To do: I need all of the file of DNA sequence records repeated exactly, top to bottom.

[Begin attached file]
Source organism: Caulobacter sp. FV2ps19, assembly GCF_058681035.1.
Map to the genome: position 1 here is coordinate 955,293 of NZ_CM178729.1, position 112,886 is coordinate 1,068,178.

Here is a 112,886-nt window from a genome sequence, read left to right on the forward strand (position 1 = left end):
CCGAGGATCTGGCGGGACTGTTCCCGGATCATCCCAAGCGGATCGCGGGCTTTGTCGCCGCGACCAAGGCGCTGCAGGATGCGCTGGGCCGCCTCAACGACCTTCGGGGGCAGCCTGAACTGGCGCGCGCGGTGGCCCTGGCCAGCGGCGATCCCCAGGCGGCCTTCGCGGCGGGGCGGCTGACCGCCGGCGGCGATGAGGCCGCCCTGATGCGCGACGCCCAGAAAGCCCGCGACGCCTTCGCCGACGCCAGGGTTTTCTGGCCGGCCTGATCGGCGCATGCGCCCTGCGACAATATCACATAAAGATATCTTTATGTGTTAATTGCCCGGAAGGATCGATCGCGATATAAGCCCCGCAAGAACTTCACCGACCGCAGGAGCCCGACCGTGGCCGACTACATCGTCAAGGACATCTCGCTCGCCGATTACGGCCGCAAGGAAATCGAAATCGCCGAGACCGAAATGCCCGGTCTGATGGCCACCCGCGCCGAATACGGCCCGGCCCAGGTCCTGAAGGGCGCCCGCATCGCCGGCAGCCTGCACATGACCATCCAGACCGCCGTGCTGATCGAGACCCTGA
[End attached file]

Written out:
Source organism: Caulobacter sp. FV2ps19, assembly GCF_058681035.1.
Map to the genome: position 1 here is coordinate 955,293 of NZ_CM178729.1, position 112,886 is coordinate 1,068,178.

Here is a 112,886-nt window from a genome sequence, read left to right on the forward strand (position 1 = left end):
CCGAGGATCTGGCGGGACTGTTCCCGGATCATCCCAAGCGGATCGCGGGCTTTGTCGCCGCGACCAAGGCGCTGCAGGATGCGCTGGGCCGCCTCAACGACCTTCGGGGGCAGCCTGAACTGGCGCGCGCGGTGGCCCTGGCCAGCGGCGATCCCCAGGCGGCCTTCGCGGCGGGGCGGCTGACCGCCGGCGGCGATGAGGCCGCCCTGATGCGCGACGCCCAGAAAGCCCGCGACGCCTTCGCCGACGCCAGGGTTTTCTGGCCGGCCTGATCGGCGCATGCGCCCTGCGACAATATCACATAAAGATATCTTTATGTGTTAATTGCCCGGAAGGATCGATCGCGATATAAGCCCCGCAAGAACTTCACCGACCGCAGGAGCCCGACCGTGGCCGACTACATCGTCAAGGACATCTCGCTCGCCGATTACGGCCGCAAGGAAATCGAAATCGCCGAGACCGAAATGCCCGGTCTGATGGCCACCCGCGCCGAATACGGCCCGGCCCAGGTCCTGAAGGGCGCCCGCATCGCCGGCAGCCTGCACATGACCATCCAGACCGCCGTGCTGATCGAGACCCTGA